Today, we’re going to hear from Jesus’ Farewell Discourse in the gospel of John. This is Jesus’ last night with the disciples before he’s betrayed and arrested, so he’s giving them some final encouragement and instruction. But the interesting part is that the disciples don’t know this—they’re still just trying to keep up. So when Jesus says that in a little while, the world will no longer see him but the disciples will, Judas (not THAT Judas, a different one) asks: but how will you show yourself to us, and not to the world?
Our Scripture reading for today is Jesus’ response to that question.
Scripture: John 14:23-29
Jesus answered him, ‘Those who love me will keep my word, and my Father will love them, and we will come to them and make our home with them. Whoever does not love me does not keep my words; and the word that you hear is not mine, but is from the Father who sent me.
‘I have said these things to you while I am still with you. But the Advocate, the Holy Spirit, whom the Father will send in my name, will teach you everything, and remind you of all that I have said to you. Peace I leave with you; my peace I give to you. I do not give to you as the world gives. Do not let your hearts be troubled, and do not let them be afraid. You heard me say to you, “I am going away, and I am coming to you.” If you loved me, you would rejoice that I am going to the Father, because the Father is greater than I. And now I have told you this before it occurs, so that when it does occur, you may believe.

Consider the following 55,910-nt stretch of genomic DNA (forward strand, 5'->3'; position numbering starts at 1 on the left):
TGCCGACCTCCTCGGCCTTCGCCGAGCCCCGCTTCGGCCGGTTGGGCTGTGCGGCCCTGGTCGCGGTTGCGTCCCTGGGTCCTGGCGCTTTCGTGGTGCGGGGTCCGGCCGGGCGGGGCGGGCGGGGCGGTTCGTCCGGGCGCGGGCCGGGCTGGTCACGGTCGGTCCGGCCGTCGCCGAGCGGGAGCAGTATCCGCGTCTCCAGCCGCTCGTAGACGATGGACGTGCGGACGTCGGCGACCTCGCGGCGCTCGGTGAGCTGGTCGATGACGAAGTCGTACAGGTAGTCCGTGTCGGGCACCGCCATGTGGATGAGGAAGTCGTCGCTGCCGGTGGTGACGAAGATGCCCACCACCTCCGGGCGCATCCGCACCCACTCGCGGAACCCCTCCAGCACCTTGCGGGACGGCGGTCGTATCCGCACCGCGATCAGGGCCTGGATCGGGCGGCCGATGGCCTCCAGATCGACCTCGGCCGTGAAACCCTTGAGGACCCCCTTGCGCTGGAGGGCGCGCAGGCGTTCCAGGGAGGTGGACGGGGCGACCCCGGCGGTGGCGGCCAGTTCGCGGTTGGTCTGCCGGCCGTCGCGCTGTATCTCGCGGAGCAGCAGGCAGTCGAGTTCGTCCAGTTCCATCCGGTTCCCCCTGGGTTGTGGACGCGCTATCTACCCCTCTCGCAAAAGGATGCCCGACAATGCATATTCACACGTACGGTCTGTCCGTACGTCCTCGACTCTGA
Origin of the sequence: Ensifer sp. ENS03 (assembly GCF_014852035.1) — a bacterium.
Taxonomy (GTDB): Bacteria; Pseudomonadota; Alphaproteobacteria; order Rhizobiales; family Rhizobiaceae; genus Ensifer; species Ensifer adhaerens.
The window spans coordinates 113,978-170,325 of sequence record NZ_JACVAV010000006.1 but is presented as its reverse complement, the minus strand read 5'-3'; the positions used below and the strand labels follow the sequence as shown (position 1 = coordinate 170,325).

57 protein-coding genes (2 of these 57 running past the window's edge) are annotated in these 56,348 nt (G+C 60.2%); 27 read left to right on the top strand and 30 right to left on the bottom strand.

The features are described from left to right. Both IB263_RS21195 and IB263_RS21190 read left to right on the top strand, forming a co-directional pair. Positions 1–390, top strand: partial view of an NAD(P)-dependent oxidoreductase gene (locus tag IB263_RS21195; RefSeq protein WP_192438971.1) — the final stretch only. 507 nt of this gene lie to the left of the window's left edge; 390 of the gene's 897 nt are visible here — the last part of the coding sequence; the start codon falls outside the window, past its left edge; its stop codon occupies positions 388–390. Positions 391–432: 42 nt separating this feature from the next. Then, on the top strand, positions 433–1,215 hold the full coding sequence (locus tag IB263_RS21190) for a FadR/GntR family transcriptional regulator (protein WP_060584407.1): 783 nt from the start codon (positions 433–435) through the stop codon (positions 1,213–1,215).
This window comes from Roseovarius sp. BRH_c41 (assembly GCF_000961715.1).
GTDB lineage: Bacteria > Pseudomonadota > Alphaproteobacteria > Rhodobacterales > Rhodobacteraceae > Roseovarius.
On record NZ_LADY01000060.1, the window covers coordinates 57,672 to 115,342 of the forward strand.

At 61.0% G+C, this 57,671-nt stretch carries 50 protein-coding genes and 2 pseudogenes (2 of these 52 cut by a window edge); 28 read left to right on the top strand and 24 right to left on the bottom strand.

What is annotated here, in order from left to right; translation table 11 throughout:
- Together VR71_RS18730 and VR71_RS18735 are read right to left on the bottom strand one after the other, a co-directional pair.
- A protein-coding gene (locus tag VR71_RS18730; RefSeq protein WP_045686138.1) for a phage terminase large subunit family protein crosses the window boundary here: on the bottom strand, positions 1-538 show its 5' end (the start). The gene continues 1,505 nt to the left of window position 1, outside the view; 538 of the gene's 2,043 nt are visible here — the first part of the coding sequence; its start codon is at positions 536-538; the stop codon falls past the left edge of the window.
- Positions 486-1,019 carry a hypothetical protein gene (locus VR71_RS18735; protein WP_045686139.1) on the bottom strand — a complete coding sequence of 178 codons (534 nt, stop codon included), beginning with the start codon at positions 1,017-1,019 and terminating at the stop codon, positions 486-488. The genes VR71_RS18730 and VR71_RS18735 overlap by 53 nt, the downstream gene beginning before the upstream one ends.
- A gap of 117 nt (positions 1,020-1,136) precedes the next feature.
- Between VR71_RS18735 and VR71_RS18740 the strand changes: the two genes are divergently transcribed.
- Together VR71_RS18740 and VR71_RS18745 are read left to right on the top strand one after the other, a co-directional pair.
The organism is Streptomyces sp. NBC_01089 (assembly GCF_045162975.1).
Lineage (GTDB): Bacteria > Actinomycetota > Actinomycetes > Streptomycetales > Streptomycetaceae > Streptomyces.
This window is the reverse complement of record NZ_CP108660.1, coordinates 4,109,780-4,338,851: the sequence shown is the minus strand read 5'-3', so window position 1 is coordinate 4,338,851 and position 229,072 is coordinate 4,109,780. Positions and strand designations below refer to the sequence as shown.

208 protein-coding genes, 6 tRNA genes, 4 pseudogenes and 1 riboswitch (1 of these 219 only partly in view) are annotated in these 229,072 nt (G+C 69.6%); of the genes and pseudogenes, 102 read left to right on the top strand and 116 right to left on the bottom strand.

One of the hilarious things about adulthood is looking back at your childhood and teenage years and remembering the things you did that would never, ever be allowed to happen today (usually for good reasons.)
One example: when I was a kid at church camp, we used to play this game called ‘Honey If You Love Me.” You would have a bunch of kids sitting in a circle, and one person who was ‘it’ in the middle. The person in the middle tried to get out of the middle by making someone in the circle smile – and you did that by getting up in their face and asking them: “honey, if you love me, won’t you please, please smile?” The goal was usually to embarrass your opponent enough so that he or she would crack a smile, you could take their seat, and they would be ‘it.’
You can’t even imagine how terribly awkward this game could get. It was both hilarious and terrifying.
But as I pondered and prayed through this text this week, I was struck by how the same words – if you love me – can be used in such vastly different ways: one for manipulation, embarrassment, and personal gain, and the other to remind us that true love leads to a certain kind of living, where our intentions and our actions actually match.